Plan to free 1500 public servants from city commute

 

UP to 1500 public servants will be freed from their city commute and allowed to work closer to home under a plan to rebalance the public service in a post-COVID world.

Treasurer Cameron Dick will today announce new flexibility will allow workers to be based at Ipswich, Logan, Robina or Maroochydore in a move that's also expected to revitalise those suburban centres.

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Mr Dick said the government was taking "a fresh look at the way we work" following months of working-from-home requirements for thousands of Queenslanders.

UP to 1500 public servants will have the chance to ditch their commute and work closer to home under a new Palaszczuk Government policy.
UP to 1500 public servants will have the chance to ditch their commute and work closer to home under a new Palaszczuk Government policy.

The Treasurer will make the announcement as he gives an update on the government's savings and debt plans later today.

He told The Courier-Mail Safe Work Australia's advice that offices must provide 4sq m per person and physical distancing of 1.5m would reduce the capacity of many office workplaces.

"We're also aware of the risks posed by crowded public transport," Mr Dick said.

"In that environment, the Palaszczuk Government is expanding the role of our Distributed

Work Centres - government office spaces which allow workers to be based at Ipswich,

Logan, Robina or Maroochydore instead of the Brisbane CBD.

"Working closer to home means more time spent with your family and less time commuting."

The new policy will also prevent public service positions being reallocated into the Brisbane CBD from regional or outer urban areas.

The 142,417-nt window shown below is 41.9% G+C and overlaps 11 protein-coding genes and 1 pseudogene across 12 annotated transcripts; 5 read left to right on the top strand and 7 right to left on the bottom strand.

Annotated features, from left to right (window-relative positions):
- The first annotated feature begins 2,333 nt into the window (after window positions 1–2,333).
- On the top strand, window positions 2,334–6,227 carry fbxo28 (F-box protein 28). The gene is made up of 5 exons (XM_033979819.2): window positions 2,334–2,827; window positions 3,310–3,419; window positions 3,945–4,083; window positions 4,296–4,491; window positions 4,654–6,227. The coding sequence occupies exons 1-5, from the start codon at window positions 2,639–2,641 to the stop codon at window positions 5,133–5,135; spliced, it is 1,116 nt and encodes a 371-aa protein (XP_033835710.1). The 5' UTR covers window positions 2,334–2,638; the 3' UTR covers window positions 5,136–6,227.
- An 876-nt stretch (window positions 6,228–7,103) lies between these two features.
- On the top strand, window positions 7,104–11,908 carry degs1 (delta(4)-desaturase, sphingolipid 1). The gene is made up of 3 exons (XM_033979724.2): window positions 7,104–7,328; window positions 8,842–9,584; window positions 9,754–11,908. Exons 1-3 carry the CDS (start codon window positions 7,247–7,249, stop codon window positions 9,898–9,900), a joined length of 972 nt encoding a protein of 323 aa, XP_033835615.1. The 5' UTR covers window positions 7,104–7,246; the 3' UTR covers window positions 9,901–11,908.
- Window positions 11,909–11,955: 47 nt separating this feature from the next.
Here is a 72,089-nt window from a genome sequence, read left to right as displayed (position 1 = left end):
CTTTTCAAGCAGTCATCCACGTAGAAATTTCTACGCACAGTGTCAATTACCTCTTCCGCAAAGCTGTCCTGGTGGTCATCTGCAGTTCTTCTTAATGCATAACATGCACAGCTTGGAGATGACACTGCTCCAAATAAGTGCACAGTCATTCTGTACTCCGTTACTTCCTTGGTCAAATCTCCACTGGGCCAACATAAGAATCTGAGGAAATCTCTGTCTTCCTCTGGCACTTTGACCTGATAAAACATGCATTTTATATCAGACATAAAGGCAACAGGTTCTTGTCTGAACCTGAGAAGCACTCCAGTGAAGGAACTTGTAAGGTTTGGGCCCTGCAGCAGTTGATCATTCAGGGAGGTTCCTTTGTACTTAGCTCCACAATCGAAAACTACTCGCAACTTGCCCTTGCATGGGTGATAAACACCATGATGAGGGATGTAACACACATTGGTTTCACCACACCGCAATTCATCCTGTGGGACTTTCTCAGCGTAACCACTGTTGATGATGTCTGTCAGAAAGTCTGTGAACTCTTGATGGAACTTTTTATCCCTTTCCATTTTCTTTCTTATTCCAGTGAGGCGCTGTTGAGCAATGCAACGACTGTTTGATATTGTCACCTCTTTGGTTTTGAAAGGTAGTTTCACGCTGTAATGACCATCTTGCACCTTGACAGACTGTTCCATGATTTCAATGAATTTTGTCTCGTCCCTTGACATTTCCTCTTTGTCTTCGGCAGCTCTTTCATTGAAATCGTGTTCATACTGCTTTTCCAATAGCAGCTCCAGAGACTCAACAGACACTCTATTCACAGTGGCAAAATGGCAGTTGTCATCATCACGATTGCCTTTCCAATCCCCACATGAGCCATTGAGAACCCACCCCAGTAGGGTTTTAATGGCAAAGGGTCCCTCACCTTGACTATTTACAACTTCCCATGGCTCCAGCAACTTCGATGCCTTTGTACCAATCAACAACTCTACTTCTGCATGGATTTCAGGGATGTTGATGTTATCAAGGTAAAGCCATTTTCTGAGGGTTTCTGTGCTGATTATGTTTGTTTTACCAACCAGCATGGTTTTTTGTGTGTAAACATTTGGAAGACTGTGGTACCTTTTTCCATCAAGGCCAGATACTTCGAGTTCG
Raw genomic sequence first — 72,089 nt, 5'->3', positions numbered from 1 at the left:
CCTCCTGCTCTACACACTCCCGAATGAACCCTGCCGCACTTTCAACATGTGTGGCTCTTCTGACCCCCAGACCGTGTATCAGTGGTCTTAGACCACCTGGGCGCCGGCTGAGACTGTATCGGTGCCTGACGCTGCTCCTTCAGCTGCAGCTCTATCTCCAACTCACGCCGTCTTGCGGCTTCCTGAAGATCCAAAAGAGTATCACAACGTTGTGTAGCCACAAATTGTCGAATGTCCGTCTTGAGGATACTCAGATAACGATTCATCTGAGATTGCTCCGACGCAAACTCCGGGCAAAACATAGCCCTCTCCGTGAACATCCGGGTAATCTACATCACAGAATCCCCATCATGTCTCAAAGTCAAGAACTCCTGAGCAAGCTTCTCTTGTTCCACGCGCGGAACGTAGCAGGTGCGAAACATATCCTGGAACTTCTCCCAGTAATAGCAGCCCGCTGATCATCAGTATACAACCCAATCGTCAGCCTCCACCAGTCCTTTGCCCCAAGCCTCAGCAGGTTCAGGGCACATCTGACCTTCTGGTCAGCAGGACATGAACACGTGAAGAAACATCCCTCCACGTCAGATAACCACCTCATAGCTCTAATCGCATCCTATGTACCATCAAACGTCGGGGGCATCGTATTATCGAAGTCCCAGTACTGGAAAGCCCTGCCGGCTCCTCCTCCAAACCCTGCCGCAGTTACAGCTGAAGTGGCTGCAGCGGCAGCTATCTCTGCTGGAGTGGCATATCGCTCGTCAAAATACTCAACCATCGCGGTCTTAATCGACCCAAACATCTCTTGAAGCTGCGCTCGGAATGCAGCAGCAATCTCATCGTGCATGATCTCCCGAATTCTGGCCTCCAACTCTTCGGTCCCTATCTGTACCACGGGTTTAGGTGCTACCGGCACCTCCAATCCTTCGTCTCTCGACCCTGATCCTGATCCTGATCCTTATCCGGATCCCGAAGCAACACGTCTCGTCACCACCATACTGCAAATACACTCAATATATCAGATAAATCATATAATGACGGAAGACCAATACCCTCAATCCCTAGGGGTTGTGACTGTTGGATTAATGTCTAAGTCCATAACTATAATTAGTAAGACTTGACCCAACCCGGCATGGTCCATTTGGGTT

To apply, staff need to speak to their department or agency managers.

Queensland Treasurer Cameron Dick. Picture: News Corp/Attila Csaszar
Queensland Treasurer Cameron Dick. Picture: News Corp/Attila Csaszar

The office space will be provided in Distributed Work Centres, which the Queensland Government created from underused government property in major transport corridors in a project that began in 2016.

Around 250 workers already use the spaces, many splitting their week between their suburban and city offices.

Public Works Minister Mick de Brenni said the centres were an ideal solution to the many challenges of doing business in a post-COVID world.

"Less crowded offices and public transport improves community safety while increasing the

amount of time Queenslanders can spend with family, also providing more customers of

businesses near the Distributed Work Centres," he said.

"But there's no reason that workplace should be further from home than necessary.

"For residents of the Gold Coast, Sunshine Coast, Ipswich and Logan, Distributed Work

Centres provide the opportunity to do the same job, but much closer to home.

Originally published as Plan to free 1500 public servants from city commute



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